Vue Router Integration

The Vue Tracing Integration allows you to track rendering performance during an initial application load.

Sentry uses mixins functionality to provide access to a Vue component during its life cycle stages. When Sentry encounters a component named root, which is a top-level Vue instance (as in new Vue({})), we use our BrowserTracing integration, and create a new span named Vue Application Render. Once the Vue Application Render span has been created, it will wait until all of its child components render before marking the span as finished.

The described instrumentation functionality will give you very high-level information about the rendering performance of the Vue instance. However, the integration can also provide more fine-grained details about what actually happened during a specific activity. To do that, you need to specify which components to track and what hooks to listen to (you can find a list of all available hooks here). You can also turn on tracking for all the components. However, it may be rather noisy if your app consists of hundreds of components. We encourage being more specific. If you don't provide hooks, Sentry will track a component's mount and update hooks.

Note that when specifying hooks we use the simple verb rather than before and -ed pairs. For example, destroy is correct. beforeDestroy and destroyed are incorrect.

To set up the Vue Tracing Integration, you will first need to configure the BrowserTracing integration itself. For details on how to do this, check out our Performance documentation. Once you've configured the BrowserTracing integration, move on to configuring the Vue integration itself. Sentry built the new tracing capabilities into the original Vue error handler integrations, so there is no need to add any new packages. You only need to provide an appropriate configuration.

The most basic configuration for tracing your Vue app, which would track only the top-level component, looks like this:

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import Vue from "vue";
import * as Sentry from "@sentry/browser";
import { Integrations } from "@sentry/tracing";

Sentry.init({
  // ...
  integrations: [new Integrations.BrowserTracing()],

  // We recommend adjusting this value in production, or using tracesSampler
  // for finer control
  tracesSampleRate: 1.0,
});

If you want to track child components, and see more details about the rendering process, configure the integration to track them all:

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Sentry.init({
  Vue,
  trackComponents: true,
});

Or, you can choose more granularity:

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Sentry.init({
  Vue,
  integrations: [new Integrations.BrowserTracing()],
  trackComponents: [
    "App",
    "RwvHeader",
    "RwvFooter",
    "RwvArticleList",
    "Pagination",
  ],
});

If you want to know if some components are, for example, removed during the initial page load, add a destroy hook to the default:

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Sentry.init({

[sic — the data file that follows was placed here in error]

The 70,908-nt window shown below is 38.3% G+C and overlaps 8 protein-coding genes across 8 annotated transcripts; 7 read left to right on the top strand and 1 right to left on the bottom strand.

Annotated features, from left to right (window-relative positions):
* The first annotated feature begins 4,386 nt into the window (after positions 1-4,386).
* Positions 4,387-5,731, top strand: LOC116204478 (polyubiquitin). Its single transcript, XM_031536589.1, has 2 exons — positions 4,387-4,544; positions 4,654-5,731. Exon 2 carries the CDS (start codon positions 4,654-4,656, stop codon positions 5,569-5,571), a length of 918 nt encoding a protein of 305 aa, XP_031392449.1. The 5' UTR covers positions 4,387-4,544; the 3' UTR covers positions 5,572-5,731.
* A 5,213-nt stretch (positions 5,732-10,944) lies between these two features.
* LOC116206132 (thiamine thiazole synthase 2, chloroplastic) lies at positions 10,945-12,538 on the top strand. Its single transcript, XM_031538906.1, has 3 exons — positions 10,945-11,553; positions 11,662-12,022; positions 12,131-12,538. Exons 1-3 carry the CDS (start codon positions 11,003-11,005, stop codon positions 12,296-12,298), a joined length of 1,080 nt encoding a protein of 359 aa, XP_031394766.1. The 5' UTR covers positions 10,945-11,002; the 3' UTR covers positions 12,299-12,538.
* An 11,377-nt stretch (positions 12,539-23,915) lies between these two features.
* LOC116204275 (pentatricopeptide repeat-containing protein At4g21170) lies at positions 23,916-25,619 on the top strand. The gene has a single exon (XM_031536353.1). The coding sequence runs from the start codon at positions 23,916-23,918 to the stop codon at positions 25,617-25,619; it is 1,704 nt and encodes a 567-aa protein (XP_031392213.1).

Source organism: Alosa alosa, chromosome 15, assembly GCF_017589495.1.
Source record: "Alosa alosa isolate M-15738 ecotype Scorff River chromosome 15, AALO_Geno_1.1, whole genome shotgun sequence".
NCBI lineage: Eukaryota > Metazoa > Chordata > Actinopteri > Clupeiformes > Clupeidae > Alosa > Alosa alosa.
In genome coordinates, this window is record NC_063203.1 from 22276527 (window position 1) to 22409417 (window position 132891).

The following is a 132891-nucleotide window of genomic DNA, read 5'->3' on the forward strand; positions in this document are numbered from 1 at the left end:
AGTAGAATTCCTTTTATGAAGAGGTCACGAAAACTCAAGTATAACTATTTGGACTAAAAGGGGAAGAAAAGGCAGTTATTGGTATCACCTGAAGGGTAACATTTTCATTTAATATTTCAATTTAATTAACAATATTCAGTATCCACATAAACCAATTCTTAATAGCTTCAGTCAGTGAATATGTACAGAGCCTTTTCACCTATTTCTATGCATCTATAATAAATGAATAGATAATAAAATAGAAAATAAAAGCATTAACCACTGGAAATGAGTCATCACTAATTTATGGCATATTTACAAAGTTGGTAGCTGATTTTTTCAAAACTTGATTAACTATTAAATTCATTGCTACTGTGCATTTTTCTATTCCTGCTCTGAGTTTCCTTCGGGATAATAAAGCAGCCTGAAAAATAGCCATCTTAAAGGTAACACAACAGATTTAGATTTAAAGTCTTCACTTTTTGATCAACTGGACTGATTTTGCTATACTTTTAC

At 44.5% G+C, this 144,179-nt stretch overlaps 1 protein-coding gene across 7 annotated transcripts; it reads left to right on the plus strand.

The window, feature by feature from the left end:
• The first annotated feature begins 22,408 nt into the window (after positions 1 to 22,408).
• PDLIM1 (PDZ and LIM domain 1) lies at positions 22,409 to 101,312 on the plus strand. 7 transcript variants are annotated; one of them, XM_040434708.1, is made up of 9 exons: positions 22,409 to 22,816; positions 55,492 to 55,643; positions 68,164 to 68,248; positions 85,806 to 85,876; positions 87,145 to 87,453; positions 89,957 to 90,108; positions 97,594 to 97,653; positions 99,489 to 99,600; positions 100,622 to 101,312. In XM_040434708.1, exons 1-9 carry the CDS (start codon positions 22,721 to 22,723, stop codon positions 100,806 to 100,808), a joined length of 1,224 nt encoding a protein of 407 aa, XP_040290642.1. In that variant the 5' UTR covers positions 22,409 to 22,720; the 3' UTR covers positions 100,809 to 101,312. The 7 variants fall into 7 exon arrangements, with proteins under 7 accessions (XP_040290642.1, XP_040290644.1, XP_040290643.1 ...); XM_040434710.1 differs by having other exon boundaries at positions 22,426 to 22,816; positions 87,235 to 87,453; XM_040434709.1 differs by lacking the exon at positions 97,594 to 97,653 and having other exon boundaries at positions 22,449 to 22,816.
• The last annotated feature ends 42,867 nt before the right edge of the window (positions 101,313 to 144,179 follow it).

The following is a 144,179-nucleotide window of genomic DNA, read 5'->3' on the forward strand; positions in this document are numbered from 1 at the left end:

Vue,
  integrations: [new Integrations.BrowserTracing()],
  trackComponents: [
    "App",
    "RwvHeader",
    "RwvFooter",
    "RwvArticleList",
    "Pagination",
  ],
  hooks: ["mount", "update", "destroy"],
});

You can specify how long a top-level activity should wait for the last component to render. Every new rendering cycle is debouncing the timeout, and it starts counting from the beginning. Once the timeout is reached, tracking is completed, and all the information is sent to Sentry.

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Sentry.init({
  Vue,
  integrations: [new Integrations.BrowserTracing()],
  trackComponents: true,
  timeout: 4000,
});

Configuration

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tracingOptions: {
  /**
   * Decides whether to track components by hooking into its lifecycle methods.
   * Can be either set to `boolean` to enable/disable tracking for all of them.
   * Or to an array of specific component names (case-sensitive).
   * Default: false
   */
  trackComponents: boolean | string[];
  /**
   * How long to wait (in ms) until the tracked root activity is marked as finished and sent to Sentry
   * Default: 2000
   */
  timeout: number;
  /**
   * List of hooks to keep track of during component lifecycle.
   * Available hooks: 'activate' | 'create' | 'destroy' | 'mount' | 'unmount' | 'update'
   * Based on https://vuejs.org/v2/api/#Options-Lifecycle-Hooks
   */
  hooks: string[];
}

Using Vue Router

If you are using Vue Router, you can use our provided integration for better transaction names. Here is a full example how to use it:

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import Vue from "vue";
import App from "./App";
import * as Sentry from "@sentry/vue";
import { Integrations } from "@sentry/tracing";
import Router from "vue-router";
import HelloWorld from "@/components/HelloWorld";

Vue.use(Router);

const Foo = { template: "<div>foo</div>" };
const Bar = { template: "<div>bar</div>" };

const router = new Router({
  routes: [
    {
      path: "/",
      name: "HelloWorld",
      component: HelloWorld,
    },
    { path: "/foo/:id", component: Foo },
    { path: "/bar", component: Bar },
  ],
});

Vue.config.productionTip = false;

Sentry.init({
  Vue: Vue,
  dsn: "https://examplePublicKey@o0.ingest.sentry.io/0",
  tracesSampleRate: 1.0,
  integrations: [
    new Integrations.BrowserTracing({
      routingInstrumentation: Sentry.vueRouterInstrumentation(router),
    }),
  ],
  trackComponents: true,
});

/* eslint-disable no-new */
new Vue({
  el: "#app",
  router,
  components: { App },
  template: "<App/>",
});
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